Want to be a digital avatar after death?
[Grief tech is here!]
Opinion piece written by Jacqui Thomas, Director and Lawyer
Grief Tech is on the rise – does this mean the end of traditional mourning?
There are a bunch of start ups out of California [eg. Here After, Seance AI, Storyfile, Replika] offering a range of different grief tech services for a range of prices.
Services include interactive video conversations with your deceased loved one, and virtual avatars you can have voice calls and text message exchanges with. What was once complete science fiction is turning into reality. I don’t think we’re close to an “Upload” like digital afterlife just yet, but at the rate that AI is developing Grief Tech is bound to see some major leaps over the coming years.
GriefTech poses some interesting questions.
There are, of course, the ethics around AI using someone’s likeness and voice, and the potential impacts this may have on grieving loved ones. There are no universal laws when it comes to processing grief and whether Grief Tech is likely to help or hinder will largely be individual (and will flux for that individual over time as they pass through seasons of their grief). There’s already been reports of mental health issues and suicide in relation to use of chatbots for companionship.
From a practical and legal view, the law already struggles with keeping up with tech advances and I doubt GriefTech will be any different.
We already talk with clients about what they’re comfortable – or not – with their executor and loved ones using certain things after death. For example, turning ashes into jewellery. When doing your estate planning you may need to consider whether you’re comfortable (or not) with being turned into a digital avatar post-death or other Grief Tech…and with how fast things are changing in the AI world it’s hard to predict/imagine what that might even look like in, say, another 50 years time [now would be a great time to pull out your crystal ball!].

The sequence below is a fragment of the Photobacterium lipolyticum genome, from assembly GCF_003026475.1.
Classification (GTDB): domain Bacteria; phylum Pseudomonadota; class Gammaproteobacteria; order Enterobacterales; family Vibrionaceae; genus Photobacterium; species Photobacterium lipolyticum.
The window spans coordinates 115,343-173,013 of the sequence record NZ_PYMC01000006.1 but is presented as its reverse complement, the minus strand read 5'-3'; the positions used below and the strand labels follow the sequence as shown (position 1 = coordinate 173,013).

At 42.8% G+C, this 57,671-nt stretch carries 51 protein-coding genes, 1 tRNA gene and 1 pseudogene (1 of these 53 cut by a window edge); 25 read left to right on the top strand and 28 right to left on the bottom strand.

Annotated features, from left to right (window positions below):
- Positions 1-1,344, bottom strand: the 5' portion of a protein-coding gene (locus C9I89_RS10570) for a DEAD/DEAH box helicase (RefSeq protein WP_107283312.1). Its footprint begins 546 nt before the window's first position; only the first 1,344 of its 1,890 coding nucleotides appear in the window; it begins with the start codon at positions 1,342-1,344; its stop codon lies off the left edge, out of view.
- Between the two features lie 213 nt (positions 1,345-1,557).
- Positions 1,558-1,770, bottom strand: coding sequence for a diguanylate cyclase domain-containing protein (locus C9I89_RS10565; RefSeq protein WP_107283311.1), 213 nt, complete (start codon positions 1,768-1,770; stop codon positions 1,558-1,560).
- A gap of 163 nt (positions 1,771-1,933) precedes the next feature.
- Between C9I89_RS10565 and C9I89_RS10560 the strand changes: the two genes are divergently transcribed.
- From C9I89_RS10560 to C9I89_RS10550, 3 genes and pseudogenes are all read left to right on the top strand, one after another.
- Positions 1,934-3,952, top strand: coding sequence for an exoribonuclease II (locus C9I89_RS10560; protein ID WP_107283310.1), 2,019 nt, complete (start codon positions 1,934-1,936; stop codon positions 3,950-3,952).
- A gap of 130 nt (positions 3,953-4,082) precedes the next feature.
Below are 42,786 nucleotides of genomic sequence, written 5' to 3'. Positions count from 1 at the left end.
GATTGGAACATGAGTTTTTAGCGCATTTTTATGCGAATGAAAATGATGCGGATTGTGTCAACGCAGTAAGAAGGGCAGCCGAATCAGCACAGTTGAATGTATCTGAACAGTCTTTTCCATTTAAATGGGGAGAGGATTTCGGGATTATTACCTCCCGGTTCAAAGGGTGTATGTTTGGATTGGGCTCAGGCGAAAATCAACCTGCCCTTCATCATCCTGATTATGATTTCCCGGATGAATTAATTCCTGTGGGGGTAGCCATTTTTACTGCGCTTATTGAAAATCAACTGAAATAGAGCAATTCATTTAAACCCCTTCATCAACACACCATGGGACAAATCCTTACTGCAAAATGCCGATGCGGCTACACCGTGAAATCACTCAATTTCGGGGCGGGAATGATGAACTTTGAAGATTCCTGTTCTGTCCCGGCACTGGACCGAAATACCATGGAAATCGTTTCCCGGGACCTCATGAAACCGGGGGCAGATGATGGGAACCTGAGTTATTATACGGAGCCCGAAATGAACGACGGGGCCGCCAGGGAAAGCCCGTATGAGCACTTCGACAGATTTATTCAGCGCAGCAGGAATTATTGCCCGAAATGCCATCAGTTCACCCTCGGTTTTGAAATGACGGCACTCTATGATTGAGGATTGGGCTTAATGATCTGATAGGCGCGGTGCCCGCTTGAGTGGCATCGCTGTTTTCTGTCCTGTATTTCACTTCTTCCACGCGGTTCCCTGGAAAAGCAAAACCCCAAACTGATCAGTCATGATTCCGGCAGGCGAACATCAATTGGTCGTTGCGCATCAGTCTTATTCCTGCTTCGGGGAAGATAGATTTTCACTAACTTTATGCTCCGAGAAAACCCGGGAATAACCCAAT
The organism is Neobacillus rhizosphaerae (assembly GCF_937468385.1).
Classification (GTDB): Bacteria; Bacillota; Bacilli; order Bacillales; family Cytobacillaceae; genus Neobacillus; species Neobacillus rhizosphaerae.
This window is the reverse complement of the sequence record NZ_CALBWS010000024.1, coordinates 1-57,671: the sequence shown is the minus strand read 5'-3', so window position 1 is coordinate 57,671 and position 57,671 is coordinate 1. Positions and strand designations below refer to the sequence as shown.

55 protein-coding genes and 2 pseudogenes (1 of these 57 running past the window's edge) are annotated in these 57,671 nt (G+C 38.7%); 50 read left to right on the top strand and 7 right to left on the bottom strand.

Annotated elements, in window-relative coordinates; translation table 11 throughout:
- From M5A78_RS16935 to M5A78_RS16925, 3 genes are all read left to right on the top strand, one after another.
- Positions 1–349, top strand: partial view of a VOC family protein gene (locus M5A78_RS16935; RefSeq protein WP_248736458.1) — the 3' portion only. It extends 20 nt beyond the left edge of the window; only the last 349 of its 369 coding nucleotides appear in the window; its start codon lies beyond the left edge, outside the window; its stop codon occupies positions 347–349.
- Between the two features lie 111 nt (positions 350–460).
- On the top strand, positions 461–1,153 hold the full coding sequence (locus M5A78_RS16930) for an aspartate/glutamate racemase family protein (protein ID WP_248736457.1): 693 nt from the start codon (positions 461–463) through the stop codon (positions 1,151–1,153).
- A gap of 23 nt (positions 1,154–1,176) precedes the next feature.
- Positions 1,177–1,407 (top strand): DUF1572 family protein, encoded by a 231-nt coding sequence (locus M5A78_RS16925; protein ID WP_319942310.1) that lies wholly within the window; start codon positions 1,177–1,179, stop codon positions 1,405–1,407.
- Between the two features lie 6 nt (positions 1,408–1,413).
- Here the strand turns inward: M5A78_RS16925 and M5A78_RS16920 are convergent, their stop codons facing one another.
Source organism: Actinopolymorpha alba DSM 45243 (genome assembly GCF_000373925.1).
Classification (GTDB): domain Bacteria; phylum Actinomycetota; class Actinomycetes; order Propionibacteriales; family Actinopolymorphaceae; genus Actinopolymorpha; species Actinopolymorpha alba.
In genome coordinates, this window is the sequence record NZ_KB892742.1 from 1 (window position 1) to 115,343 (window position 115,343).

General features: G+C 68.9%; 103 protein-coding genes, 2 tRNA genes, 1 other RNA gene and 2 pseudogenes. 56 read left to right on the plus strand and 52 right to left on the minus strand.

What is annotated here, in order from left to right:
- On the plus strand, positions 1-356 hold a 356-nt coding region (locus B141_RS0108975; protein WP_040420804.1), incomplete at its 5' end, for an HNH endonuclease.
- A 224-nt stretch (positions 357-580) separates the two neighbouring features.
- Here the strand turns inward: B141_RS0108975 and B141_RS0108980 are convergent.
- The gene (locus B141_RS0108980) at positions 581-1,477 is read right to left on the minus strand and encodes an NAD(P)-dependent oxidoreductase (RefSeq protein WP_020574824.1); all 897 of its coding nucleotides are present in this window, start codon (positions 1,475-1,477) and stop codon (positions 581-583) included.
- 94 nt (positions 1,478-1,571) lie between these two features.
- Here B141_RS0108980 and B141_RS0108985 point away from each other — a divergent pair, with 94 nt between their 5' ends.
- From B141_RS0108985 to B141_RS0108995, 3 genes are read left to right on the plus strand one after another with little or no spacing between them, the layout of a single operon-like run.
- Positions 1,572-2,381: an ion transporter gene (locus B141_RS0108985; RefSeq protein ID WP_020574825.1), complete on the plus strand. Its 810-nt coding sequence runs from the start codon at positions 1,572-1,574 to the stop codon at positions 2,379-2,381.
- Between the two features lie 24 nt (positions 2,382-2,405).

As a side note, Grief Tech is another example of why it’s so important to work with a dedicated estate planning lawyer. Estate planning is a huge area of law and the sands are constantly shifting, *particularly* when it comes to anything digital estate related. Rely on someone with professional skills and knowledge in this area.
What are your thoughts on Grief Tech? Yay or nay?
The Complete Estate Plan Guidebook is for you if you want to:
The Complete Testamentary Guardian Workbook is for you if you want to: